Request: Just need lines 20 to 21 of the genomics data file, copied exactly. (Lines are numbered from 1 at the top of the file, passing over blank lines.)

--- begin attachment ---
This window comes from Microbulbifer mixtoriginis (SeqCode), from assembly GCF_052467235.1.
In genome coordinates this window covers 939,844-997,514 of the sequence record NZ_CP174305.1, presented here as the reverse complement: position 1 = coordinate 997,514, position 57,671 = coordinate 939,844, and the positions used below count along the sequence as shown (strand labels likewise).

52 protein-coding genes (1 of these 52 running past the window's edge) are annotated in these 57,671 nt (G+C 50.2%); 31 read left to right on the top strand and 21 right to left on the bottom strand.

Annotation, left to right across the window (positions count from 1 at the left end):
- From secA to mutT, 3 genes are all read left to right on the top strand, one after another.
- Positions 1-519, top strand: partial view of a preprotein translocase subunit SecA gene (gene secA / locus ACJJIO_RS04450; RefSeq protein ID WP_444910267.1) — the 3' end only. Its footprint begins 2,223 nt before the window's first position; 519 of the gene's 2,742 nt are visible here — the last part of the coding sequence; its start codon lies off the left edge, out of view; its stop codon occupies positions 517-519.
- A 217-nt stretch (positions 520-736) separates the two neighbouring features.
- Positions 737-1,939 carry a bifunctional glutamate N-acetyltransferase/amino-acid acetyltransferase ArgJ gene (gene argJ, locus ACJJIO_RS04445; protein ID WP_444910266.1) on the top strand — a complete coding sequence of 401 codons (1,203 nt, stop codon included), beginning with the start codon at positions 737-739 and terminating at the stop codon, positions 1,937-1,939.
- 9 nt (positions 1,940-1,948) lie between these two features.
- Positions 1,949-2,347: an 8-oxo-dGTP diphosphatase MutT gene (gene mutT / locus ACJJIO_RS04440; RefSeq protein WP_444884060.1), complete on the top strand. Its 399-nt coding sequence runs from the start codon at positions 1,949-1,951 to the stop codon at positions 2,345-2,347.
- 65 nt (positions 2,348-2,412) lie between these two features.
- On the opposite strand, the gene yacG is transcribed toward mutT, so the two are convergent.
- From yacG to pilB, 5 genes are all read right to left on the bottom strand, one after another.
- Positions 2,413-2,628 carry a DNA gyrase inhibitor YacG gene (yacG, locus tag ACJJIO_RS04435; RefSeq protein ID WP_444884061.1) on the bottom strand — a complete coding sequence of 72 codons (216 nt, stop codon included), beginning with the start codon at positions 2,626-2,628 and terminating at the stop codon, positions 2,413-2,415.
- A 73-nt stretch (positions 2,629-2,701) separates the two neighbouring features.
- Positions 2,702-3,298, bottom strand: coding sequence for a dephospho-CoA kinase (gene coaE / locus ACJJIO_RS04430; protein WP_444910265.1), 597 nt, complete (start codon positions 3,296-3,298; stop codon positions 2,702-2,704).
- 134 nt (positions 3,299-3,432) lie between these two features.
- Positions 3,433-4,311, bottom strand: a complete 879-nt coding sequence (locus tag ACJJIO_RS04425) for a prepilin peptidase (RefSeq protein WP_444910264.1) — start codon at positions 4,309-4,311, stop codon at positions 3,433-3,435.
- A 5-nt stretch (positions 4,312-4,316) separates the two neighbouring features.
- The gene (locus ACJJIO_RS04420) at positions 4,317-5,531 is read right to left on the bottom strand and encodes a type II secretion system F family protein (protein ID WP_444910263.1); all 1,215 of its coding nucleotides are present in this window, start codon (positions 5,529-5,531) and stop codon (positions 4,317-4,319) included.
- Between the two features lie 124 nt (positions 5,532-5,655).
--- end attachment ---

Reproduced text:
- The gene (locus ACJJIO_RS04420) at positions 4,317-5,531 is read right to left on the bottom strand and encodes a type II secretion system F family protein (protein ID WP_444910263.1); all 1,215 of its coding nucleotides are present in this window, start codon (positions 5,529-5,531) and stop codon (positions 4,317-4,319) included.
- Between the two features lie 124 nt (positions 5,532-5,655).